AIHA: It’s Time to Move Forward on the Silica Standard

In a Nov. 10 letter to Office of Management and Budget (OMB) Director Jacob J. Lew and Secretary of Labor Hilda Solis, the American Industrial Hygiene Association (AIHA) urged OMB to finish its work on OSHA’s proposed crystalline silica standard, calling the extended review of the rule "an unacceptable attempt to 'short circuit' the existing process and may make it unusually vulnerable to political influence."

OMB's Office of Information and Regulatory Affairs (OIRA) recently extended the Executive Order 12866 review of OSHA’s proposed crystalline silica standard. AIHA, however, encouraged OIRA to complete its work without additional delay so OSHA may begin the public rulemaking process on a comprehensive standard and issue the rule as quickly as possible.

"The AIHA membership recognizes and supports the role of OIRA in reviewing proposed regulations. However, our members have expressed concern that industry groups may be using this review process to delay rulemaking and lobby OMB to pre-determine key issues involved with OSHA's proposed rule, such as exempting the construction industry from this regulation," AIHA President Elizabeth L. Pullen, CIH wrote in the letter. “We strongly oppose these efforts.”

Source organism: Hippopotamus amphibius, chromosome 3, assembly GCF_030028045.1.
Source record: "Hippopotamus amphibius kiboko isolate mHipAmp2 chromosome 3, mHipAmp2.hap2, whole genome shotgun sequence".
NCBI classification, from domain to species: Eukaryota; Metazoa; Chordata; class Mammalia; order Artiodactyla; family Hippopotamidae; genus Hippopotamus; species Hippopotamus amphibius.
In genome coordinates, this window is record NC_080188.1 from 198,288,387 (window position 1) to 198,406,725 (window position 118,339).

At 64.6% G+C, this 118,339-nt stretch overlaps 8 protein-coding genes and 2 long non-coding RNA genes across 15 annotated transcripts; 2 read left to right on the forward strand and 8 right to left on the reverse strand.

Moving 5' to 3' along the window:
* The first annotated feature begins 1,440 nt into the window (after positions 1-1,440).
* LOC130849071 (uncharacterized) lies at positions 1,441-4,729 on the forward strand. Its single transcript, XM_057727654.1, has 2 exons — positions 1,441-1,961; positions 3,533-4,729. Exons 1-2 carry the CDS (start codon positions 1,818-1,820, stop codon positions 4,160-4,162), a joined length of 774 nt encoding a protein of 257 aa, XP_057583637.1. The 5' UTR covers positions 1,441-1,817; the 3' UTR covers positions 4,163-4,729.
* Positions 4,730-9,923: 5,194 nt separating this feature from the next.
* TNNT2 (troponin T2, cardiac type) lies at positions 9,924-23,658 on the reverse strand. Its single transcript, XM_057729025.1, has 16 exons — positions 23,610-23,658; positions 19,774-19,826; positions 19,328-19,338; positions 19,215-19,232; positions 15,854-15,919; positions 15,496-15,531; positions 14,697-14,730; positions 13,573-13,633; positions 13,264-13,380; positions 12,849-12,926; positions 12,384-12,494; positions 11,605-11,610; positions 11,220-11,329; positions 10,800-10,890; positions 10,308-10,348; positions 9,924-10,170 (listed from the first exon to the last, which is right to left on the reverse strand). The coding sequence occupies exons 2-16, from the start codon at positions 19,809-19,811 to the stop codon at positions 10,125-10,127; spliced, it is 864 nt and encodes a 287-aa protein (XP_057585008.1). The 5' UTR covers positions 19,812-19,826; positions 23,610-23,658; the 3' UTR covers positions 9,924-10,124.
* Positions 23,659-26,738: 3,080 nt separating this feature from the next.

AIHA asked OMB to release the rule for publication in the Federal Register so the public, including industry groups and all others with interest in silica, can comment on and debate it in an open public forum. According to AIHA, the publication of OSHA's proposed rule provides an important starting point for additional discussion and input by industry, labor and the safety and health community that typically is used to develop a final rule.

"In summary, we encourage OMB to release the rule, defer to OSHA's scientific judgment as much as possible, and publicly reassure stakeholders that they will have plenty of opportunity for comment and input into the development of a final rule on silica," Pullen concluded.

Hide comments

Comments

  • Allowed HTML tags: <em> <strong> <blockquote> <br> <p>

Plain text

  • No HTML tags allowed.
  • Web page addresses and e-mail addresses turn into links automatically.
  • Lines and paragraphs break automatically.
Publish